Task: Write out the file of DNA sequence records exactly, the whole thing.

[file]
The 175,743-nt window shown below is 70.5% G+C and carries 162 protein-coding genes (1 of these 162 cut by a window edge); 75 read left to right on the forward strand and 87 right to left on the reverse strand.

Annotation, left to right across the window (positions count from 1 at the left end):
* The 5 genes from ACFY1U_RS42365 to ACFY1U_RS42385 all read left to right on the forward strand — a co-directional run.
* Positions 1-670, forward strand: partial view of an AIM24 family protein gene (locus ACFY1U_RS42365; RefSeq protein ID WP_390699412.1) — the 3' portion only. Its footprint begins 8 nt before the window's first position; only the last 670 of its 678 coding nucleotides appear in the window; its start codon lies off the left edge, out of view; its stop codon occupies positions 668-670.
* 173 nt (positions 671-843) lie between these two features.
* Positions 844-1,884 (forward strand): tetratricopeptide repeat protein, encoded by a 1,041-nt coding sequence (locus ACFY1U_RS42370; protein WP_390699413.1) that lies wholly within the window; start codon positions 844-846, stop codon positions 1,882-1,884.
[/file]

The 175,743-nt window shown below is 70.5% G+C and carries 162 protein-coding genes (1 of these 162 cut by a window edge); 75 read left to right on the forward strand and 87 right to left on the reverse strand.

Annotation, left to right across the window (positions count from 1 at the left end):
* The 5 genes from ACFY1U_RS42365 to ACFY1U_RS42385 all read left to right on the forward strand — a co-directional run.
* Positions 1-670, forward strand: partial view of an AIM24 family protein gene (locus ACFY1U_RS42365; RefSeq protein ID WP_390699412.1) — the 3' portion only. Its footprint begins 8 nt before the window's first position; only the last 670 of its 678 coding nucleotides appear in the window; its start codon lies off the left edge, out of view; its stop codon occupies positions 668-670.
* 173 nt (positions 671-843) lie between these two features.
* Positions 844-1,884 (forward strand): tetratricopeptide repeat protein, encoded by a 1,041-nt coding sequence (locus ACFY1U_RS42370; protein WP_390699413.1) that lies wholly within the window; start codon positions 844-846, stop codon positions 1,882-1,884.